Applications are now open for companies aiming for a foothold in Ontario’s soon-to-be-open and competitive online gambling market.
Yesterday, the Alcohol and Gaming Commission of Ontario (AGCO) began accepting applications for registration from interested operators and suppliers. The first step for companies hoping to participate in the new market: register with AGCO.
According to the AGCO, applying for registration is one of the “key steps to participation” in the new market.
For those applying, applications must be made through the iAGCO web portal. But now that registration is open, companies can sign-up for an account and begin preparing to submit.
“It will take time for applicants to prepare, collect and submit all required information and supporting documentation,” said AGCO in a release. For that reason, the crown agency opened applications early to allow applicants time to collect, prepare, and submit the required documents.
It seems the completeness, not the first submission date, will determine how fast an application moves through the system. So, AGCO is encouraging applicants to, “provide as complete an application as possible to ensure timely processing.”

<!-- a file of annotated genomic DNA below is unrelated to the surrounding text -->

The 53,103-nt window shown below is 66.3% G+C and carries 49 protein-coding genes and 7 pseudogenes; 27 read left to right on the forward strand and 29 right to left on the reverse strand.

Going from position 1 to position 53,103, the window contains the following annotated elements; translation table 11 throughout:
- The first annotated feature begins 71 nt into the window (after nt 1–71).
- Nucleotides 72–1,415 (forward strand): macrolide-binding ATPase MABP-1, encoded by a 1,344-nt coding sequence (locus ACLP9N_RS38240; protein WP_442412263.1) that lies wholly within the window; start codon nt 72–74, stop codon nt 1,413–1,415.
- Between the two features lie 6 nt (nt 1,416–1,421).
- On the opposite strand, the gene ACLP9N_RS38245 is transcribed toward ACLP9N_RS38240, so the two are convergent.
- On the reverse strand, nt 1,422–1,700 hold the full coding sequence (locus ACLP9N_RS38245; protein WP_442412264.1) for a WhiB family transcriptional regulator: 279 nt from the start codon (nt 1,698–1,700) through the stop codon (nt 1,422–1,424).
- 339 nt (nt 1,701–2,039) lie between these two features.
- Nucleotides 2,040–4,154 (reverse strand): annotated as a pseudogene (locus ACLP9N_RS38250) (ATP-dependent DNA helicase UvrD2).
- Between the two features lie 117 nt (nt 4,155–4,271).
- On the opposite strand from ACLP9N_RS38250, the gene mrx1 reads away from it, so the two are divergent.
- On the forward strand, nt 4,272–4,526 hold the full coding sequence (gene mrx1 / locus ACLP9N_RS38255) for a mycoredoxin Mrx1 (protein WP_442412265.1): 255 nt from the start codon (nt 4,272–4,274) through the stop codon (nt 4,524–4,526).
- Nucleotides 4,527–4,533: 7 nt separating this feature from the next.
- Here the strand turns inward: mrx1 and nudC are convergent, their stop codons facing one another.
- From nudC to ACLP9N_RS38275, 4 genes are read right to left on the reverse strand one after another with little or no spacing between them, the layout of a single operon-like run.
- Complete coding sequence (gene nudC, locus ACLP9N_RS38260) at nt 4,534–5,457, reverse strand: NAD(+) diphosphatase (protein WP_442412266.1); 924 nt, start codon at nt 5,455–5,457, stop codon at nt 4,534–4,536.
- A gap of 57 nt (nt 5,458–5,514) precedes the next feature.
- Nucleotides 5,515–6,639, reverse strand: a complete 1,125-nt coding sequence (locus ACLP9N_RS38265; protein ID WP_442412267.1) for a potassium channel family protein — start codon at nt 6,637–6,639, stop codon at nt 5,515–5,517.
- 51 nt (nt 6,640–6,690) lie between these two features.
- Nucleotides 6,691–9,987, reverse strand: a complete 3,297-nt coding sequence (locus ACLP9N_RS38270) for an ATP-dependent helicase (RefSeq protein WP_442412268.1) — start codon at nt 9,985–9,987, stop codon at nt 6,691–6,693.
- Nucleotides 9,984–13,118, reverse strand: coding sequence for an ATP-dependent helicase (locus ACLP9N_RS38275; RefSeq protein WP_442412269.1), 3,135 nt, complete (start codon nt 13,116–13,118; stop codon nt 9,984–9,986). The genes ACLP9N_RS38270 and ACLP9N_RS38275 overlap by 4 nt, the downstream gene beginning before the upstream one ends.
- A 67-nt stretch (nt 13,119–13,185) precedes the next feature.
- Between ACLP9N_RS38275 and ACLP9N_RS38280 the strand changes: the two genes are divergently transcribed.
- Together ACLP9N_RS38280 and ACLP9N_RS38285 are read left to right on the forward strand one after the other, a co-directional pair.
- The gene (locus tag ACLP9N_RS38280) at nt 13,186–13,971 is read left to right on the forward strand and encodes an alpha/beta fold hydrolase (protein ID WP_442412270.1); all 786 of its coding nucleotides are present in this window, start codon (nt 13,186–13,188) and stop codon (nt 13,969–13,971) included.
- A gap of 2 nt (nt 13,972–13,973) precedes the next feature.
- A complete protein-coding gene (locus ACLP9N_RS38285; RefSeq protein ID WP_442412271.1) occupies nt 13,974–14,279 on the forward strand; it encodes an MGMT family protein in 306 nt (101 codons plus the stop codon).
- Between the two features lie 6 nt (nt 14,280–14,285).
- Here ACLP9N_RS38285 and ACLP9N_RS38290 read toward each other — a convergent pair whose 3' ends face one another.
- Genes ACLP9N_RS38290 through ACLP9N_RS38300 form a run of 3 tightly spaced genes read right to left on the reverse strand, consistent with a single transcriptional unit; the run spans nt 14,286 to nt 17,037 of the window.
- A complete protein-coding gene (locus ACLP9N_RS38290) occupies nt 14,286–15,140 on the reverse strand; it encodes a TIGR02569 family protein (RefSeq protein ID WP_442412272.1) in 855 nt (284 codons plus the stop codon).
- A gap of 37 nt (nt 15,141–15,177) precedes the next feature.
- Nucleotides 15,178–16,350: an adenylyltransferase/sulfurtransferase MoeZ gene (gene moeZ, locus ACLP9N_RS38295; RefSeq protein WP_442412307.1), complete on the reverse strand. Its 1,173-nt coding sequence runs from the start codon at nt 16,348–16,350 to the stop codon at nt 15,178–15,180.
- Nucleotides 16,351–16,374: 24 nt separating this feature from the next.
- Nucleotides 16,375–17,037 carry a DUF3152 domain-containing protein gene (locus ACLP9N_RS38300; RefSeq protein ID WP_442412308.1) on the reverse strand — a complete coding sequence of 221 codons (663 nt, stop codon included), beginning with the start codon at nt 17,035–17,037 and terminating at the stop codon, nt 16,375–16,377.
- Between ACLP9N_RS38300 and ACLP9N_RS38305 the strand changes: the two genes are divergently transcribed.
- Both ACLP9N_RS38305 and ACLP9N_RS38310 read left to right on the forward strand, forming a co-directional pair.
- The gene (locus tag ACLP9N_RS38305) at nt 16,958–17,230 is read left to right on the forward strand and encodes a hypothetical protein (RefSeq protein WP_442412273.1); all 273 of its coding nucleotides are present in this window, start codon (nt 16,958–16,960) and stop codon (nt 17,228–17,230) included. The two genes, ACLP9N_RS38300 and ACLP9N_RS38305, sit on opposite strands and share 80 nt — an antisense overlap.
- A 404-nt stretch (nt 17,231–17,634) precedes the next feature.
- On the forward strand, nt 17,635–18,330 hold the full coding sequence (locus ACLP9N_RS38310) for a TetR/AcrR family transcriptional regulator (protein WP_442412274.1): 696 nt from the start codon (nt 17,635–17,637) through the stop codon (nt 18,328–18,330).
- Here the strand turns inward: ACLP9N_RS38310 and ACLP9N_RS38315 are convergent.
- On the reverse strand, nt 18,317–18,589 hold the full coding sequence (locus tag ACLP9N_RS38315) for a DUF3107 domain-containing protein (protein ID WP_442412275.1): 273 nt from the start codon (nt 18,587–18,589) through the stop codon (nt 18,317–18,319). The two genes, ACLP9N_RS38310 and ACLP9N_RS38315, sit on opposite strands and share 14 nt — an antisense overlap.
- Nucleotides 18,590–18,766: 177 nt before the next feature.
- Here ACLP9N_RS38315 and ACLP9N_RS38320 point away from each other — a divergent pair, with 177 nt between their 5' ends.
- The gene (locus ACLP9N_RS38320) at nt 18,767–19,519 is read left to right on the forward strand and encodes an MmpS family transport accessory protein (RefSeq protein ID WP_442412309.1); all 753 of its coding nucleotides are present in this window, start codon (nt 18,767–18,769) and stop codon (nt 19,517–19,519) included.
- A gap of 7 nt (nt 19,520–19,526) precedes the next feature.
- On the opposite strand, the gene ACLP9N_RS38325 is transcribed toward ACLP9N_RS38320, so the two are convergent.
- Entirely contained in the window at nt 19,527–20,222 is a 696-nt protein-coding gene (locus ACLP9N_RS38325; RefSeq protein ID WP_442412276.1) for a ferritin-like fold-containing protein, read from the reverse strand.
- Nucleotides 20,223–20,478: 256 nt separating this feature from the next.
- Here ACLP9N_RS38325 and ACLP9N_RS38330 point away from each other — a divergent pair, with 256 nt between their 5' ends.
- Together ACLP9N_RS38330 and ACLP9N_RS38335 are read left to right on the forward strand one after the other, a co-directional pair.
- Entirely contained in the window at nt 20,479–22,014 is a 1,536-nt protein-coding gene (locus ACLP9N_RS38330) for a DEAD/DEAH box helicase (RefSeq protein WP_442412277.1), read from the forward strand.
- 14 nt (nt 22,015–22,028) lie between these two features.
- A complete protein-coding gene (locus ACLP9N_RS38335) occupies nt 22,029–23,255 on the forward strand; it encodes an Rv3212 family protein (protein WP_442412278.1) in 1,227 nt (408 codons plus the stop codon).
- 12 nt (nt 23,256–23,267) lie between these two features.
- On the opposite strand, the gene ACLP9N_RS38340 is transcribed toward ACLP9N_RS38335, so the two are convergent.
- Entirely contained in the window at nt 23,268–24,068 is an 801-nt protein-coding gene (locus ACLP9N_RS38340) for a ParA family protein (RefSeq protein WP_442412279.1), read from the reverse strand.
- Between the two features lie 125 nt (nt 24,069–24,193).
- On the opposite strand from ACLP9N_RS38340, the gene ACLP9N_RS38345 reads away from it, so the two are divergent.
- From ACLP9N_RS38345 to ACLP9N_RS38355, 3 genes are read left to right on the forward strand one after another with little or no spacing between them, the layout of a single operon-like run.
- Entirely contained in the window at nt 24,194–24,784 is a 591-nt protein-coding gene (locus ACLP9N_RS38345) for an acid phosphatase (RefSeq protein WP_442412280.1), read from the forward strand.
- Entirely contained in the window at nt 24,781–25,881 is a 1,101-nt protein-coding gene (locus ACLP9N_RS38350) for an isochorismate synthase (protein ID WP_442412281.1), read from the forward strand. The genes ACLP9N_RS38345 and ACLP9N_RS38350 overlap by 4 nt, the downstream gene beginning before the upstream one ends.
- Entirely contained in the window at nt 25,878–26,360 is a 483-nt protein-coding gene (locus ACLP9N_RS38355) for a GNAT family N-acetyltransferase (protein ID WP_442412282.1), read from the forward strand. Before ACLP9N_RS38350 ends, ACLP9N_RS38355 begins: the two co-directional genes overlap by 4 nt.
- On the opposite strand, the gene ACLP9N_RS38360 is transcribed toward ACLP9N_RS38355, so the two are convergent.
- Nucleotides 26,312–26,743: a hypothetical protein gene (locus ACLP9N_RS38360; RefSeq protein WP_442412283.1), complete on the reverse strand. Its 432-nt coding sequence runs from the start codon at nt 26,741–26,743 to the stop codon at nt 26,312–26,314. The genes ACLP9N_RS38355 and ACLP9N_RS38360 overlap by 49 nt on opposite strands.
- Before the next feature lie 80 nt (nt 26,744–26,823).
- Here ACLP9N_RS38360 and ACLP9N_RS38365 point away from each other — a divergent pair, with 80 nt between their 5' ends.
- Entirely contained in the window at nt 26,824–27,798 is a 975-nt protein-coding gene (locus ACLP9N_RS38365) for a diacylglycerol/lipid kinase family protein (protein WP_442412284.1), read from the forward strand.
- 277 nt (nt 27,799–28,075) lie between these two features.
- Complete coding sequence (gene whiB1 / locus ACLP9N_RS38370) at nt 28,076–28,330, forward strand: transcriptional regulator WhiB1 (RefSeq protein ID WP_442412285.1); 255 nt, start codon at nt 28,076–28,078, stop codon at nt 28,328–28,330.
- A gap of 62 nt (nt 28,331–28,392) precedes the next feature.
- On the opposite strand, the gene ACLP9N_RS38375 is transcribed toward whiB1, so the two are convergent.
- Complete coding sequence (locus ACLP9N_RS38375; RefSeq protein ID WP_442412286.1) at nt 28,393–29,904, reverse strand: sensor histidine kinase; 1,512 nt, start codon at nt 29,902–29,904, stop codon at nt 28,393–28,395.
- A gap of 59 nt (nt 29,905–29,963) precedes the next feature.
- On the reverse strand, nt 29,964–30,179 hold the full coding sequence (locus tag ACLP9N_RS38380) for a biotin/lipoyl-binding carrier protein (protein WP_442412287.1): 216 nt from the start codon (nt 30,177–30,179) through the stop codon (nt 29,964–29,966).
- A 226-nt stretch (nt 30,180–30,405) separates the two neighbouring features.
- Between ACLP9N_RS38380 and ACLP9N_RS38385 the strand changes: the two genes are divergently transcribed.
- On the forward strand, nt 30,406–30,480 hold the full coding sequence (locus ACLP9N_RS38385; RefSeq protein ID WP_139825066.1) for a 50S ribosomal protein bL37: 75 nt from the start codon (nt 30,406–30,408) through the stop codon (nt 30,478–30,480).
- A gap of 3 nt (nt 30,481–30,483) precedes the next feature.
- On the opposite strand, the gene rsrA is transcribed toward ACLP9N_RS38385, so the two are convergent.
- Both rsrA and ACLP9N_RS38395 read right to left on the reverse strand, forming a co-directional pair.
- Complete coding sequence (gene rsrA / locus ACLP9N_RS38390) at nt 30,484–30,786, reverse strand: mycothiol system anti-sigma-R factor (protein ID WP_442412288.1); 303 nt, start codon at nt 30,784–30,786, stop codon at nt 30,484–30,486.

In August, the AGCO released an igaming operator application guide to help prospective applicants register.
Earlier this month, the regulator followed up with a guide for suppliers. Each guide contains a detailed list of the information and documentation required for the AGCO to process applications.
However, it’s important to note that operators must enter a commercial agreement with iGaming Ontario (iGO) separate from AGCO registration. iGaming Ontario is a subsidiary of AGCO established to oversee the new market’s private operators. Details of the commercial agreements live on iGO’s engagement portal.
Interested companies can expect a glimpse of the finalized commercial contract soon. However, operators will need to sign a non-disclosure agreement first.
Setting the standards
Just last week, AGCO also released their finalized standards for sports and event betting. Those standards, as settled upon, have been embedded in the Registrar’s Standards for Internet Gaming initially published back in July.
When the market launches, the standards will apply to all sports, esports, novelty, betting exchange, and fantasy sports. According to current timelines, the big day is expected in late 2021.
Spot the differences
The Registrar’s Standards, including those relating to sport and event betting, are fundamental to AGCO’s igaming regulatory framework. But, there have been some subtle shifts to the standards since the release of the first draft in July.
Changes include strengthening the rules around acceptable bets, most notably around the age of an event’s participants. AGCO tightened the rules around advertising of inducements, too. All advertising must be truthful and avoid deeming things “free” or “risk-free.” Unless, of course, they truly are no-cost and free of risk.
The revisions, say AGCO, allow the regulator to continue offering a balanced approach to regulation. Operators can advertise their brand in a way that upholds extensive responsible gambling safeguards.